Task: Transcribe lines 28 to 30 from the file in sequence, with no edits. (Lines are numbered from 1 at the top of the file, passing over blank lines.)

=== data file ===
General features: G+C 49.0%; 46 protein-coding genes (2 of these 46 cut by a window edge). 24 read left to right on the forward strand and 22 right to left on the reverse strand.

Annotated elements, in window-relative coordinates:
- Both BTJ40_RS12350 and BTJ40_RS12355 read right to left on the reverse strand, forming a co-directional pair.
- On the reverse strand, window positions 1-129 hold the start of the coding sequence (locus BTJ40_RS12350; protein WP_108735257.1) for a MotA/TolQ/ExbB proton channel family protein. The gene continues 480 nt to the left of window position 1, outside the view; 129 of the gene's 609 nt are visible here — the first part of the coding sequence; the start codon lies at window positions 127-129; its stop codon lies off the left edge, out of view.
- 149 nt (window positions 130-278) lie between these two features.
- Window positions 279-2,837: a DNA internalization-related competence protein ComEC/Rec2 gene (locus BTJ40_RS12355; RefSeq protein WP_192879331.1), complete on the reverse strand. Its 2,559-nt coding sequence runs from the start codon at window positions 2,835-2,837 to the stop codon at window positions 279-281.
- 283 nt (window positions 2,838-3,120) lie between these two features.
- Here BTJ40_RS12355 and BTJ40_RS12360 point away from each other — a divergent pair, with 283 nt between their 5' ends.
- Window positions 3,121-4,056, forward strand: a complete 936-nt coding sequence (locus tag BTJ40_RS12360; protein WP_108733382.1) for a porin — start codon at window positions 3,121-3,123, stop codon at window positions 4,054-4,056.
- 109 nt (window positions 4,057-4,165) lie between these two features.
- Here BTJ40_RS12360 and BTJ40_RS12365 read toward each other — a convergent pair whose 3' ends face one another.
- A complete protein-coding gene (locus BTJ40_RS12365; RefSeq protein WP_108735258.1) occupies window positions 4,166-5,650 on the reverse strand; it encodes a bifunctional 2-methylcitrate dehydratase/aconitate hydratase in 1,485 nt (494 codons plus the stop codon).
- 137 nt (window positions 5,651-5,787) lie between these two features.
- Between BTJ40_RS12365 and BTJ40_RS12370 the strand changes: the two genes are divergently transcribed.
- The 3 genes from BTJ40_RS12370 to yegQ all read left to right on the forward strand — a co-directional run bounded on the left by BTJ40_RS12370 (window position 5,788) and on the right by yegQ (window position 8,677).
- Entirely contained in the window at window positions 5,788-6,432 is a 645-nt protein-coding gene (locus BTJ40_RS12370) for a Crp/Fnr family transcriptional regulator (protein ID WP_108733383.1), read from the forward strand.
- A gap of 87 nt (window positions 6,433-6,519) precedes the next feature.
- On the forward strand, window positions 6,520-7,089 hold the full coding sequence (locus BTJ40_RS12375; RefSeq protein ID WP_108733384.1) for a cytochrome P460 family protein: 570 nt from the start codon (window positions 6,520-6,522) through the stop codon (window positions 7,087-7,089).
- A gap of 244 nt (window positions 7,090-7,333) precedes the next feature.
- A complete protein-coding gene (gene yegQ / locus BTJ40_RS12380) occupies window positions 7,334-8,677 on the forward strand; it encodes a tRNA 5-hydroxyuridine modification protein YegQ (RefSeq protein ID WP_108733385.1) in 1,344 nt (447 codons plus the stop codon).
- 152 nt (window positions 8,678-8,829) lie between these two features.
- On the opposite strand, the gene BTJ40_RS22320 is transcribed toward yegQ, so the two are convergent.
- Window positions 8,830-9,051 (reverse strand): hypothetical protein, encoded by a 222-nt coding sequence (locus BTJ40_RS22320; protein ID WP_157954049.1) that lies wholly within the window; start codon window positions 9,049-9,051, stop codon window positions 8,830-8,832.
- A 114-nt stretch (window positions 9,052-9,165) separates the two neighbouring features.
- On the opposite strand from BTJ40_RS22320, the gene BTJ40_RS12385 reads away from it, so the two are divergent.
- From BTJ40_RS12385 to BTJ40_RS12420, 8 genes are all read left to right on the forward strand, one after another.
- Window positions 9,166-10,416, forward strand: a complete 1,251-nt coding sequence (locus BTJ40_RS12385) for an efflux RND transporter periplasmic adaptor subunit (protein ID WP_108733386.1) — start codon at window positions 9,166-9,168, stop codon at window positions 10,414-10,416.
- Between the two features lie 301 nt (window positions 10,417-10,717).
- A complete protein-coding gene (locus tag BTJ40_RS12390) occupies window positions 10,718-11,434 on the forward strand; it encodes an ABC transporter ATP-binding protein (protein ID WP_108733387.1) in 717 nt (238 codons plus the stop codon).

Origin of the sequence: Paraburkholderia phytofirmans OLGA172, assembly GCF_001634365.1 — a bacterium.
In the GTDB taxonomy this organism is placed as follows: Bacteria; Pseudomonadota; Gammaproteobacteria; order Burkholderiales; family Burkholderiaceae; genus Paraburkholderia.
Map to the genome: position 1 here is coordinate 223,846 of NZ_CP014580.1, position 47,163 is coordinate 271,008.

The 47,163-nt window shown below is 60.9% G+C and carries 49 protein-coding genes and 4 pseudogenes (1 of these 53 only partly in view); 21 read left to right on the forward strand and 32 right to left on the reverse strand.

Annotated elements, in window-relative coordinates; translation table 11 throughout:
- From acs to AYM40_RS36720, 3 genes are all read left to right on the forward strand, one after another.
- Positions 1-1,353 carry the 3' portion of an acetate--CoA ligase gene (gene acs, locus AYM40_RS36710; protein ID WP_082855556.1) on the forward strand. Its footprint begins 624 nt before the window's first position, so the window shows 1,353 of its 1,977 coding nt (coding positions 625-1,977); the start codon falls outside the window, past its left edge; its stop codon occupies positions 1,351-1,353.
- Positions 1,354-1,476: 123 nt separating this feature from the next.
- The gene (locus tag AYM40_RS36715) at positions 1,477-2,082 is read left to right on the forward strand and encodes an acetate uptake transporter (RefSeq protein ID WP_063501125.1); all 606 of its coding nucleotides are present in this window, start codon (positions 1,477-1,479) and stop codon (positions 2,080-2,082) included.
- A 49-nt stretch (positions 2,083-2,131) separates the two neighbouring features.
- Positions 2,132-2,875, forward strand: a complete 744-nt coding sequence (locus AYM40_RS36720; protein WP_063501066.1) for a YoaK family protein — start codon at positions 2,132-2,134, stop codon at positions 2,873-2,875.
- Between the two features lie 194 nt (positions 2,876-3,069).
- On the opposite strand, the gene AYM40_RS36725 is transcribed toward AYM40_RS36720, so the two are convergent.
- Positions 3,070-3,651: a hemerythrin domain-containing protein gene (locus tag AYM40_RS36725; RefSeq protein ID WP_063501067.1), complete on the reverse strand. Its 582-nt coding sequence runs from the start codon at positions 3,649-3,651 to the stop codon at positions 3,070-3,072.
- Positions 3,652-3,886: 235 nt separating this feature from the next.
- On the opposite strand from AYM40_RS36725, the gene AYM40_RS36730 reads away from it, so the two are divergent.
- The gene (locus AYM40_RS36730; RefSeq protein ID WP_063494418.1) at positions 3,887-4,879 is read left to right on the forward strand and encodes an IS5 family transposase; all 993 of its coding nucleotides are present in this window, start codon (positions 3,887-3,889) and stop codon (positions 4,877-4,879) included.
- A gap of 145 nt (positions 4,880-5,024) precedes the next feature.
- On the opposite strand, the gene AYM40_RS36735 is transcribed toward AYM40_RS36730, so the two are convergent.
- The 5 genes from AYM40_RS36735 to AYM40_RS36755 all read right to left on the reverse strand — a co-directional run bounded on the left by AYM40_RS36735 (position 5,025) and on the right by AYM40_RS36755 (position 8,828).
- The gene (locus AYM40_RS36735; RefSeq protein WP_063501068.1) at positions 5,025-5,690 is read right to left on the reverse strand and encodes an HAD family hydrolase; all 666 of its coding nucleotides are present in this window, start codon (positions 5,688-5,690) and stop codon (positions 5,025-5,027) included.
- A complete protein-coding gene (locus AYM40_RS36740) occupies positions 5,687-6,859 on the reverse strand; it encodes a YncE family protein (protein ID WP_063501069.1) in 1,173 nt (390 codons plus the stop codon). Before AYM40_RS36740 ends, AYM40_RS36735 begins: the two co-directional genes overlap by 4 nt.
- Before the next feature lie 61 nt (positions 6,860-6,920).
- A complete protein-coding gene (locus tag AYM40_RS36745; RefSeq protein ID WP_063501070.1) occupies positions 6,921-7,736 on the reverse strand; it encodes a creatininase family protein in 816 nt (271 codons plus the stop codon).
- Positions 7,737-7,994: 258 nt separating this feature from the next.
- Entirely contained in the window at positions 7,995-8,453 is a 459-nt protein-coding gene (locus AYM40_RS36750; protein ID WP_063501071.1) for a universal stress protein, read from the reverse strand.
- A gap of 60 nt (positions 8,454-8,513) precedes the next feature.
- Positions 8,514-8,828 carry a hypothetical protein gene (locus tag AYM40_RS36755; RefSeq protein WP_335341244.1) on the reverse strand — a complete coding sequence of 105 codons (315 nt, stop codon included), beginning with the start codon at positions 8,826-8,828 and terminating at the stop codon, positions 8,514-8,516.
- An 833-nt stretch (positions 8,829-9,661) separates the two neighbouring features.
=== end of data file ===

- Between the two features lie 301 nt (window positions 10,417-10,717).
- A complete protein-coding gene (locus tag BTJ40_RS12390) occupies window positions 10,718-11,434 on the forward strand; it encodes an ABC transporter ATP-binding protein (protein ID WP_108733387.1) in 717 nt (238 codons plus the stop codon).

Origin of the sequence: Paraburkholderia phytofirmans OLGA172, assembly GCF_001634365.1 — a bacterium.